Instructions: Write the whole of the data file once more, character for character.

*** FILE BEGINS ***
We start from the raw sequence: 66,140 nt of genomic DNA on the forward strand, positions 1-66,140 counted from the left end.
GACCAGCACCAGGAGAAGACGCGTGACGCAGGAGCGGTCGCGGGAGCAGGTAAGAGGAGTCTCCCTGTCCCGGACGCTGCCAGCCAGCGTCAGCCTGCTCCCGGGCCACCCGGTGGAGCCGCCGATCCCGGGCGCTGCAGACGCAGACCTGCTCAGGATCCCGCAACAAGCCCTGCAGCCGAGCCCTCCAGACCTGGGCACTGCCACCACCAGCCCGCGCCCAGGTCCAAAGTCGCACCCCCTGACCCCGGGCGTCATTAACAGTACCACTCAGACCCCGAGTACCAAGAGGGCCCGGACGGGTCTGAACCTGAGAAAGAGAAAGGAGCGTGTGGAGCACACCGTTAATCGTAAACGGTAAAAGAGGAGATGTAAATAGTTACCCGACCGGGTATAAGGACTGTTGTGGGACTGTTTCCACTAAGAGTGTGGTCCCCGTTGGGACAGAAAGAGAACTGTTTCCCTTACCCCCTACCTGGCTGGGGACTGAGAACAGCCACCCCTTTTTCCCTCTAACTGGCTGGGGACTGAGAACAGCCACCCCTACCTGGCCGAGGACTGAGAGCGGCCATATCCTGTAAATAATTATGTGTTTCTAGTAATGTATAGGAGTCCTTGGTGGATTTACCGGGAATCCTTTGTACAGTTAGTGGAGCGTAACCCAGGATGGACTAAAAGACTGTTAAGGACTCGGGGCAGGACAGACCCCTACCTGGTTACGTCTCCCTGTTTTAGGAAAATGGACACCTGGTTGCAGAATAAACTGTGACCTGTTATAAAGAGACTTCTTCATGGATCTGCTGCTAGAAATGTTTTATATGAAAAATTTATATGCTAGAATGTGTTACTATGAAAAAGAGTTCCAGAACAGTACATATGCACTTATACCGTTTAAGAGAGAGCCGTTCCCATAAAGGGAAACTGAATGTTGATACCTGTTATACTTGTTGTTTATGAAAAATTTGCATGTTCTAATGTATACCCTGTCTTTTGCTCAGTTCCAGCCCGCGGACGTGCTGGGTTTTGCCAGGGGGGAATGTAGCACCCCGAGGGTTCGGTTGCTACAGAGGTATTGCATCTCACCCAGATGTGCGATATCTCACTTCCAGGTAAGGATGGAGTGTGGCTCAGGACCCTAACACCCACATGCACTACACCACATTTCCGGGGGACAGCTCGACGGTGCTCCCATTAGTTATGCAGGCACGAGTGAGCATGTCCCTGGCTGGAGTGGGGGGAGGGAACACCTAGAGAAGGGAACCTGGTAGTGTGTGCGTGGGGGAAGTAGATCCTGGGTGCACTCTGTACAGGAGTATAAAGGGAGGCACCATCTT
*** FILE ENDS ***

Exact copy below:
We start from the raw sequence: 66,140 nt of genomic DNA on the forward strand, positions 1-66,140 counted from the left end.
GACCAGCACCAGGAGAAGACGCGTGACGCAGGAGCGGTCGCGGGAGCAGGTAAGAGGAGTCTCCCTGTCCCGGACGCTGCCAGCCAGCGTCAGCCTGCTCCCGGGCCACCCGGTGGAGCCGCCGATCCCGGGCGCTGCAGACGCAGACCTGCTCAGGATCCCGCAACAAGCCCTGCAGCCGAGCCCTCCAGACCTGGGCACTGCCACCACCAGCCCGCGCCCAGGTCCAAAGTCGCACCCCCTGACCCCGGGCGTCATTAACAGTACCACTCAGACCCCGAGTACCAAGAGGGCCCGGACGGGTCTGAACCTGAGAAAGAGAAAGGAGCGTGTGGAGCACACCGTTAATCGTAAACGGTAAAAGAGGAGATGTAAATAGTTACCCGACCGGGTATAAGGACTGTTGTGGGACTGTTTCCACTAAGAGTGTGGTCCCCGTTGGGACAGAAAGAGAACTGTTTCCCTTACCCCCTACCTGGCTGGGGACTGAGAACAGCCACCCCTTTTTCCCTCTAACTGGCTGGGGACTGAGAACAGCCACCCCTACCTGGCCGAGGACTGAGAGCGGCCATATCCTGTAAATAATTATGTGTTTCTAGTAATGTATAGGAGTCCTTGGTGGATTTACCGGGAATCCTTTGTACAGTTAGTGGAGCGTAACCCAGGATGGACTAAAAGACTGTTAAGGACTCGGGGCAGGACAGACCCCTACCTGGTTACGTCTCCCTGTTTTAGGAAAATGGACACCTGGTTGCAGAATAAACTGTGACCTGTTATAAAGAGACTTCTTCATGGATCTGCTGCTAGAAATGTTTTATATGAAAAATTTATATGCTAGAATGTGTTACTATGAAAAAGAGTTCCAGAACAGTACATATGCACTTATACCGTTTAAGAGAGAGCCGTTCCCATAAAGGGAAACTGAATGTTGATACCTGTTATACTTGTTGTTTATGAAAAATTTGCATGTTCTAATGTATACCCTGTCTTTTGCTCAGTTCCAGCCCGCGGACGTGCTGGGTTTTGCCAGGGGGGAATGTAGCACCCCGAGGGTTCGGTTGCTACAGAGGTATTGCATCTCACCCAGATGTGCGATATCTCACTTCCAGGTAAGGATGGAGTGTGGCTCAGGACCCTAACACCCACATGCACTACACCACATTTCCGGGGGACAGCTCGACGGTGCTCCCATTAGTTATGCAGGCACGAGTGAGCATGTCCCTGGCTGGAGTGGGGGGAGGGAACACCTAGAGAAGGGAACCTGGTAGTGTGTGCGTGGGGGAAGTAGATCCTGGGTGCACTCTGTACAGGAGTATAAAGGGAGGCACCATCTT